• Exchanges – Centralized exchanges such as Binance, Coinbase, or Gemini hold bitcoin to facilitate trading, and custody of bitcoin on behalf of their users.  According to data from Glassnode at the time of this writing, exchanges hold over 2.5m bitcoin, which equates to roughly 13.5% of all BTC in circulation. These exchanges make up some of the largest addresses on the network, but the bitcoin held in these addresses belongs to their users which may be in the thousands or millions. Thus, it would be disingenuous to include any of these exchange owned addresses as part of the small number of addresses that own a large amount of bitcoin.
  • ETFs and Publicly Traded Trusts – Exchanges aren’t the only large entities that hold bitcoin on behalf of others. ETFs and publicly traded trusts are funds that hold and manage BTC on behalf of other investors. The largest of this group is Grayscale Bitcoin Trust (GBTC) which as of October 2021, held roughly 3.4% of the world’s supply of bitcoin. While these 642,000 bitcoins are held by GBTC, that trust and the bitcoin held therein, is technically owned by a much larger number of individuals.
  • Wrapped BTC (WBTC) – Wrapping cryptoassets is a process that allows one cryptoasset to be used on a blockchain that it is not native to. For example, bitcoin and ether run on different blockchains and thus, normally bitcoin cannot be transacted on Ethereum and vice versa. However, creating a tokenized version of the cryptoasset on a different blockchain and pegging it 1:1 allows that asset to be used on various blockchains. At the time of this writing, there were 266,880 wrapped bitcoin on the Ethereum network. However, the vast majority of these WBTC are held in custody by a small number of addresses. What initially looks like a few large whales is in fact a small number of addresses storing BTC for 42,974 users (as of writing this).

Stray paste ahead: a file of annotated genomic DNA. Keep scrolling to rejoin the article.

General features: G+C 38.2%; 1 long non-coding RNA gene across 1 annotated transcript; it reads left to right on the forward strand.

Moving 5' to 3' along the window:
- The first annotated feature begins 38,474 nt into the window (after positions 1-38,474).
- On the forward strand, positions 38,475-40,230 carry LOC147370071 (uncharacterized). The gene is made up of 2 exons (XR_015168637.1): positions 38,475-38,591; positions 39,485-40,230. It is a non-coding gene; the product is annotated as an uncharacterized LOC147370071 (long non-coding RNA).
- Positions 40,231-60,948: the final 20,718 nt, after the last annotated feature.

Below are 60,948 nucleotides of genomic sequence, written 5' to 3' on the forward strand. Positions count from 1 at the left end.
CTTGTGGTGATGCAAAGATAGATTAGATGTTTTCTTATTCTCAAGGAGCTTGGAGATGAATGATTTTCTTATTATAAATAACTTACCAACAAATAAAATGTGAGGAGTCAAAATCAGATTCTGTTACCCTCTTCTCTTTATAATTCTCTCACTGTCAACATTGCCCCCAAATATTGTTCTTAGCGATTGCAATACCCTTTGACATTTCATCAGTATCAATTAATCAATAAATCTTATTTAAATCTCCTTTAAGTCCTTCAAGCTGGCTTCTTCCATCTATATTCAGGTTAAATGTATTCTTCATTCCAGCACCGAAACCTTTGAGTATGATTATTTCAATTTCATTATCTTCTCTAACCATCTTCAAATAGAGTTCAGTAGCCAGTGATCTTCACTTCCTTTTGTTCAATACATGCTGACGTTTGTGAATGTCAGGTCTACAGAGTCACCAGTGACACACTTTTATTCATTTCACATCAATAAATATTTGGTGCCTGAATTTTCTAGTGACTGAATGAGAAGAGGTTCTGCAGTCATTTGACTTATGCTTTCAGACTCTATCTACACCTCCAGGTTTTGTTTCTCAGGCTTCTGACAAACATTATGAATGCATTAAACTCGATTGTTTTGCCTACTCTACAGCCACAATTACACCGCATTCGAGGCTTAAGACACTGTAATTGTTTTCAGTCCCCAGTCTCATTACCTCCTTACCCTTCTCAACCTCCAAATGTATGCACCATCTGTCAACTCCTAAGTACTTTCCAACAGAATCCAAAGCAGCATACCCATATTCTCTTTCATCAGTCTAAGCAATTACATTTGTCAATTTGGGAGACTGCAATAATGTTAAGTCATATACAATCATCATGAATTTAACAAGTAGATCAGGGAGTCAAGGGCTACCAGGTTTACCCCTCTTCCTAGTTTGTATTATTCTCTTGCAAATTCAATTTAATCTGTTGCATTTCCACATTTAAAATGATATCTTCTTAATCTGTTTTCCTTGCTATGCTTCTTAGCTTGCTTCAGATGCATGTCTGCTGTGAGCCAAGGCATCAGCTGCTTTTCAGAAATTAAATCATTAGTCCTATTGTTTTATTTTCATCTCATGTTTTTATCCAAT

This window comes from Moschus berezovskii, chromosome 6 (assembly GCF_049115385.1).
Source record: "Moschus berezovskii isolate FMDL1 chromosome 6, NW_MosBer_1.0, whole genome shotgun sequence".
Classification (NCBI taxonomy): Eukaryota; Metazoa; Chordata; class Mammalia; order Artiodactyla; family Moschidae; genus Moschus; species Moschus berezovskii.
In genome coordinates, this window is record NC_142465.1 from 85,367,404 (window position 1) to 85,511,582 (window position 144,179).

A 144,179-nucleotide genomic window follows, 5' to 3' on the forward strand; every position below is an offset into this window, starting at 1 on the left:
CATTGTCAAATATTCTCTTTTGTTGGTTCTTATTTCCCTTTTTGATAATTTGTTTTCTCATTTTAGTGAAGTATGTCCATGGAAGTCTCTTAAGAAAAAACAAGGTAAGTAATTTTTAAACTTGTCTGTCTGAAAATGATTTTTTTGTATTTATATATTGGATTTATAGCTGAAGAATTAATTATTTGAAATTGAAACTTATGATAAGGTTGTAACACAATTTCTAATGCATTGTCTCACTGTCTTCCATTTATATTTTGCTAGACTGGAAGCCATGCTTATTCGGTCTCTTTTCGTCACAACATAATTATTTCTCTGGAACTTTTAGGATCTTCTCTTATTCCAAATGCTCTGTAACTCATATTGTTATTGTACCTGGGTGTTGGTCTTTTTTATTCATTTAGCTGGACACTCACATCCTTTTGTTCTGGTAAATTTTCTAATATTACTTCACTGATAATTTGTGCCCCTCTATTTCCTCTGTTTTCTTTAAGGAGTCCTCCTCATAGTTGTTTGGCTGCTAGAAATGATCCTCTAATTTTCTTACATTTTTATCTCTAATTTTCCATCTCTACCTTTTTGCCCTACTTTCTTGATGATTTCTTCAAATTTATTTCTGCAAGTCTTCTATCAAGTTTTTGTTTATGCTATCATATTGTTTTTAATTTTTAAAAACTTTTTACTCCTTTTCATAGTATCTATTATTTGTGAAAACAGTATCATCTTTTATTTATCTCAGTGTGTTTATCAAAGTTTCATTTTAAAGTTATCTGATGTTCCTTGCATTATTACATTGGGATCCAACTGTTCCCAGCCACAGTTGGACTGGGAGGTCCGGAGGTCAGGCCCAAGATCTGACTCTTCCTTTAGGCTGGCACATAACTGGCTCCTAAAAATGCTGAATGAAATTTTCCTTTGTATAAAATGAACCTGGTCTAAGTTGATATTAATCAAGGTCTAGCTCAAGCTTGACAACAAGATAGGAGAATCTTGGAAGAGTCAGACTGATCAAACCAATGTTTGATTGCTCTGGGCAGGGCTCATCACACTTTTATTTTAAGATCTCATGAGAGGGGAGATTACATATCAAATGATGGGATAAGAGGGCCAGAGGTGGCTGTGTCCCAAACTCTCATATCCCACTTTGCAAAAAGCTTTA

As we can see, it’s not as simple as looking at the addresses holding large amounts of BTC and concluding that the network is highly concentrated. A number of these large addresses are holding bitcoin on behalf of a much larger number of market participants.  Simply counting these “whale” addresses drastically skews the true distribution of bitcoin. 

That being said, not all addresses with a large number of bitcoins hold assets on behalf of others; there are addresses that possess a lot of BTC for individuals. However, this number has been decreasing over time. A recent analysis by on-chain analyst Willy Woo showed that if we exclude exchanges, ETFs and public company holdings, the percent of total supply held by single entities with at least 1,000 BTC has decreased over time. In 2012, these “whale” accounts held 54% of the total supply and as of January 1, 2022, these accounts now only hold 24%.